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The Rivals, a new novel, by the author of The Collegians, will appear this month.

The next Number of the Family Library will be the second volume of the Lives of British Painters; after that, the concluding volume of Milman's History of the Jews; and then the first volume of the Life of George the Third.

We understand that Mr William Anderson of Edinburgh, (at present connected with the Glasgow Courier,) has a volume of Poems in the press, which will appear shortly after Christmas, under the title of Poetical Aspirations.

LOUIS XVIII.-The Private Memoirs of the Court of this monarch, announced for immediate publication, are said to be written by a Lady who enjoyed his particular confidence. They relate, it appears, to that eventful period which immediately preceded and followed the Restoration of the Bourbons to the throne of France, after an exile of more than twenty years, and they disclose the secret intrigues during that time of the most intriguing capital in Europe. Almost every person of note in France, since the downfall of Napoleon, is, we understand, pourtrayed in the Work.

BOTANY.-Dr Greville's excellent treatise on the Cryptogamic class, Algae, is in progress, and will in all probability be published in the course of January.

WORKS IN THE PRESS.-The following works are in the press, and will shortly appear :-Hours of Devotion, for the Promotion of true Christianity and Family Worship: translated from the original German.-Patroni Ecclesiarum; or a List (with Indexes), Alphabetically arranged, of all the Patrons of Dignities, Rectories, &c. of the Church of England and Ireland.-The Etymological Spelling-Book, by Henry Butler, author of Gradations in Reading and Spelling.Inductive Grammar, by an Experienced Teacher.-A View of the Scripture Revelations concerning a Future State, laid before his Parishioners, by a Country Pastor.-Evening Amusements, or the Beauties of the Heavens Displayed, for the Year 1830.-The Olive Branch, a Religious Annual for 1830, in Prose and Verse; with a portrait of the Rev. R. Gordon.-No. IV. of the Domestic Gardener's Manual, and English Botanist's Companion.-A new edition of Smart's Horace, the English translation corrected and improved.-A Treatise on Atmospheric Electricity, by John Murray, F.S.H.-Reflections on Insanity and its rapid progress amongst all Classes in Britain, considered in a Legal and Medical Point of View, by Charles Dunne, Esq. surgeon.-A Dissertation on Anatomy, Physiology, and Pathology, by H. W. Dewhurst, Esq. surgeon, &c.-By the same author, a Series of Engravings of the Human Bones and Muscles, for the use of Artists and Students; an Essay on the minute Anatomy and Physiology of the Organs of Vision in Man and Animals; and a Series of Coloured Engravings of the Horse's Foot.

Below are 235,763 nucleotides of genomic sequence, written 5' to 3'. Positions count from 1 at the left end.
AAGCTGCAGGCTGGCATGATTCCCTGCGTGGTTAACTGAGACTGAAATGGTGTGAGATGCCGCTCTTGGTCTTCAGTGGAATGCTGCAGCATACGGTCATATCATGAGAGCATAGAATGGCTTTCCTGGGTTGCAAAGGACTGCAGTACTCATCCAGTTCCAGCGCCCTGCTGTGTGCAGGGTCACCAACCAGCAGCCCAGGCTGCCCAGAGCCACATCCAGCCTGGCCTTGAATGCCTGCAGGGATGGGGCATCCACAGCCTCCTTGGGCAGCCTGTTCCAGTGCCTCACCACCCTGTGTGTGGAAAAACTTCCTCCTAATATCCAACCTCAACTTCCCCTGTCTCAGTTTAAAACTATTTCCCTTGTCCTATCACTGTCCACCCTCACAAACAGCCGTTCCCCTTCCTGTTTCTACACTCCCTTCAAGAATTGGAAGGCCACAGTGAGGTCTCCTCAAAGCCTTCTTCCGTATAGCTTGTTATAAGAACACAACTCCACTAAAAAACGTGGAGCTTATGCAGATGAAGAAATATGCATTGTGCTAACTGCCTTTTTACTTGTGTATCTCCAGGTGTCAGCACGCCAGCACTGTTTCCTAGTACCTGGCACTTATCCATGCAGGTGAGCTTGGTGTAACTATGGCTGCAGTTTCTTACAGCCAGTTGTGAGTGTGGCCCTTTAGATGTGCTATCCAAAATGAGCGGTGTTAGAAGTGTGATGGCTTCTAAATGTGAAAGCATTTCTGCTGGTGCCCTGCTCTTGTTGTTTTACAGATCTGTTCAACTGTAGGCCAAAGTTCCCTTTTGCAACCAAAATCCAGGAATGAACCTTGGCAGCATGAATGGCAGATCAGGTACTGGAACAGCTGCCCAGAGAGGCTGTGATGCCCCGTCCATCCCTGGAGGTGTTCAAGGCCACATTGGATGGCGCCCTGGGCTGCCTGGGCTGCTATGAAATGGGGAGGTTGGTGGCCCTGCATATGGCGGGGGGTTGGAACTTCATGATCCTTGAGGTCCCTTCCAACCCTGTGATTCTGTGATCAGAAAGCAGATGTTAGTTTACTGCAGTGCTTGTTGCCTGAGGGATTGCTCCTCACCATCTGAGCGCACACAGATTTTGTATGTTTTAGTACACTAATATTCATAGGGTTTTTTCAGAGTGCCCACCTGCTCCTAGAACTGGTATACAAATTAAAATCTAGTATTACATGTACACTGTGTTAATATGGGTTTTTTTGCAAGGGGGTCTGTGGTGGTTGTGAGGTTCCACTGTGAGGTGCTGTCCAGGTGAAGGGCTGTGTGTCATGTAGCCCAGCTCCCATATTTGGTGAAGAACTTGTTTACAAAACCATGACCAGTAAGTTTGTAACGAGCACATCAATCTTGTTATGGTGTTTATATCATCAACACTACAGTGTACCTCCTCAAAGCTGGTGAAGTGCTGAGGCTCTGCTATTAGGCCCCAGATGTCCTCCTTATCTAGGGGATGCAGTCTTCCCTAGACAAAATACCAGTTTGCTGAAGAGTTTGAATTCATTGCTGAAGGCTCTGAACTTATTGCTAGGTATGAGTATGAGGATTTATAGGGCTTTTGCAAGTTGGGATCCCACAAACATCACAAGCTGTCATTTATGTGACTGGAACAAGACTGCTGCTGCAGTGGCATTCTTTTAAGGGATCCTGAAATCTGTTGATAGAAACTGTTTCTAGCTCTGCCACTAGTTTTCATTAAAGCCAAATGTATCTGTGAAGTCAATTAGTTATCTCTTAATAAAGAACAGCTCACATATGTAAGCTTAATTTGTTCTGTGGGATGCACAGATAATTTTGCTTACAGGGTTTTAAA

PRICE OF FOREIGN BOOKS.-The abuses of bookselling importers are well known to literary men, and the heavy percentage which they are too apt to claim. It is a curious fact, that an excellent series of Japanese plants, now in the course of publication at Brussels, and sold by the London publishers at the price of 18s. per Number, has been furnished to two gentlemen in this city, by Mr Clarke, for 12s. We wish that some Westminster Reviewer, or any person who has access to correct information, would take up this matter.

TAM O'SHANTER AT LAW.-Mr Thom engaged to furnish copies of his Tam O'Shanter and Souter Johnie, together with figures of the Landlord and Landlady, to the Earl of Cassilis. A Mr Dick subsequently bespoke copies of the whole four. Thom completed the statues ordered by the Earl, and then commenced another Landlady, which, pleasing him better than the first, he shipped it along with the other three for the noble Lord. Mr Dick lays claim to the lady. The matter has come before the Second Division of the Court of Session -Mr Jeffrey for the artist and the Earl, Mr Cockburn for the pursuer. The case was to have been argued on Wednesday, but was deferred, in hopes that the parties might be induced to come to a compromise.

FINE ARTS.-The Directors of the Institution have allotted two thousand pounds for the purchase of old paintings. What do the members intend to make of them when they have got them? Lock them up with the models of the Duke of York's statue ? Or leave them lying about the Exhibition Room, like Lord Elgin's casts, for the doorkeeper to deposit his coat and hat, or the housemaid her mop upon?-We understand that the Institution is to have no Exhibition this year, notwithstanding the report to the contrary.-We regret to hear that two of our most talented artists, Messrs Macdonald and W. Simpson, have it in contemplation to transfer their residence to London.